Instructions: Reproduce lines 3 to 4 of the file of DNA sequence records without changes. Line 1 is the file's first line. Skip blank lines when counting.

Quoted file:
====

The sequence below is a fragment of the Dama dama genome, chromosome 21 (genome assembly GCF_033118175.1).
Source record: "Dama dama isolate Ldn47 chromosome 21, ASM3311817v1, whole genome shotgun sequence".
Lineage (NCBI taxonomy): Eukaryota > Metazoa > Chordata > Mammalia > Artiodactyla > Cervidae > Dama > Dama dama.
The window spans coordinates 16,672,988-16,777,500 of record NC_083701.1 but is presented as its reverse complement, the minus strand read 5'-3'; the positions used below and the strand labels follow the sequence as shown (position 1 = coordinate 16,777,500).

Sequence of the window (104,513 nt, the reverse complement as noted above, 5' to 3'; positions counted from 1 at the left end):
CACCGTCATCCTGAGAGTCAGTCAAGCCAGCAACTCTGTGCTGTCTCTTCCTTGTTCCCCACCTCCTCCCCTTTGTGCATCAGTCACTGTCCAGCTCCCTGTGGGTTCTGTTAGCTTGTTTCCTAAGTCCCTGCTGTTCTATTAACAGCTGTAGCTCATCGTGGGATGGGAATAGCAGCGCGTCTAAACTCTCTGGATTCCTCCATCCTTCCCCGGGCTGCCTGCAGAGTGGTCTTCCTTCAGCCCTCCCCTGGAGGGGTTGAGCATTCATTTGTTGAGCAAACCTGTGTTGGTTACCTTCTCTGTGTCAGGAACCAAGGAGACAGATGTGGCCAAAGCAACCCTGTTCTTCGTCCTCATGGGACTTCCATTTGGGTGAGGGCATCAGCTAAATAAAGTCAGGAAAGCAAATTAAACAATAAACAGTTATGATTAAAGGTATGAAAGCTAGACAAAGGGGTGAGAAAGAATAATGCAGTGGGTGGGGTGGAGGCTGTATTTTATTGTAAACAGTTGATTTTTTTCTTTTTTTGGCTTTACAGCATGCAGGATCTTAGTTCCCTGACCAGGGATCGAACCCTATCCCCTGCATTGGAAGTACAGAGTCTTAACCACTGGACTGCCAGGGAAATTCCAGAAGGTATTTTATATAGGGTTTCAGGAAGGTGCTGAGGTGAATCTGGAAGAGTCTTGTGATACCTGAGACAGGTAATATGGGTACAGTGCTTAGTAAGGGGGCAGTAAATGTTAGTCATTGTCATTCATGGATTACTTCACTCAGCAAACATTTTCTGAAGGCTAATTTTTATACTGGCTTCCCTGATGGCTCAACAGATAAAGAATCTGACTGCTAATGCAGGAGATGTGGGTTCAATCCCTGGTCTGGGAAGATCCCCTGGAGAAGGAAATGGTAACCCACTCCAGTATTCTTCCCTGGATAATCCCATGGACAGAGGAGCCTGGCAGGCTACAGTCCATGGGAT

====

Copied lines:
Lineage (NCBI taxonomy): Eukaryota > Metazoa > Chordata > Mammalia > Artiodactyla > Cervidae > Dama > Dama dama.
The window spans coordinates 16,672,988-16,777,500 of record NC_083701.1 but is presented as its reverse complement, the minus strand read 5'-3'; the positions used below and the strand labels follow the sequence as shown (position 1 = coordinate 16,777,500).